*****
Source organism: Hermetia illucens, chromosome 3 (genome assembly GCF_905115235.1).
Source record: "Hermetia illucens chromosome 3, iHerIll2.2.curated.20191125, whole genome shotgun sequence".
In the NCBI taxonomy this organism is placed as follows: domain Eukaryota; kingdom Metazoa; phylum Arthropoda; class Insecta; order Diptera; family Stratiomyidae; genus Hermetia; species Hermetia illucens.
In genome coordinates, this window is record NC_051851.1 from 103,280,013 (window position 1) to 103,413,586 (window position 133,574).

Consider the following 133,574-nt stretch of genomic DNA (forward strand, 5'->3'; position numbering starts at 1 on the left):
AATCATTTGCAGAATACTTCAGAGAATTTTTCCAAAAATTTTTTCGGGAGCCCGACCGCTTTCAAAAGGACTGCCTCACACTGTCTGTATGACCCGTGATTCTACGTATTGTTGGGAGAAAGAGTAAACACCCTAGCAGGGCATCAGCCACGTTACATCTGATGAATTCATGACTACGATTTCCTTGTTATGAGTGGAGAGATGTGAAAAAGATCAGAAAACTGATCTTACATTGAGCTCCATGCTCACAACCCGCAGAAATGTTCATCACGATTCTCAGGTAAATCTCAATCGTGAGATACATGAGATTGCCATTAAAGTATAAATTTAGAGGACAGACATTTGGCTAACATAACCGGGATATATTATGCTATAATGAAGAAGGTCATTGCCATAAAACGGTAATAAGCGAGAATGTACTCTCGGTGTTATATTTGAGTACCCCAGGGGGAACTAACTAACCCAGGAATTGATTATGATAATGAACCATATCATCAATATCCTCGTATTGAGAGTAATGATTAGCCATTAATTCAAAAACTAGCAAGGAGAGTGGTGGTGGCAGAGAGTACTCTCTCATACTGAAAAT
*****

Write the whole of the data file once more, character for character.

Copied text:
Source organism: Hermetia illucens, chromosome 3 (genome assembly GCF_905115235.1).
Source record: "Hermetia illucens chromosome 3, iHerIll2.2.curated.20191125, whole genome shotgun sequence".
In the NCBI taxonomy this organism is placed as follows: domain Eukaryota; kingdom Metazoa; phylum Arthropoda; class Insecta; order Diptera; family Stratiomyidae; genus Hermetia; species Hermetia illucens.
In genome coordinates, this window is record NC_051851.1 from 103,280,013 (window position 1) to 103,413,586 (window position 133,574).

Consider the following 133,574-nt stretch of genomic DNA (forward strand, 5'->3'; position numbering starts at 1 on the left):
AATCATTTGCAGAATACTTCAGAGAATTTTTCCAAAAATTTTTTCGGGAGCCCGACCGCTTTCAAAAGGACTGCCTCACACTGTCTGTATGACCCGTGATTCTACGTATTGTTGGGAGAAAGAGTAAACACCCTAGCAGGGCATCAGCCACGTTACATCTGATGAATTCATGACTACGATTTCCTTGTTATGAGTGGAGAGATGTGAAAAAGATCAGAAAACTGATCTTACATTGAGCTCCATGCTCACAACCCGCAGAAATGTTCATCACGATTCTCAGGTAAATCTCAATCGTGAGATACATGAGATTGCCATTAAAGTATAAATTTAGAGGACAGACATTTGGCTAACATAACCGGGATATATTATGCTATAATGAAGAAGGTCATTGCCATAAAACGGTAATAAGCGAGAATGTACTCTCGGTGTTATATTTGAGTACCCCAGGGGGAACTAACTAACCCAGGAATTGATTATGATAATGAACCATATCATCAATATCCTCGTATTGAGAGTAATGATTAGCCATTAATTCAAAAACTAGCAAGGAGAGTGGTGGTGGCAGAGAGTACTCTCTCATACTGAAAAT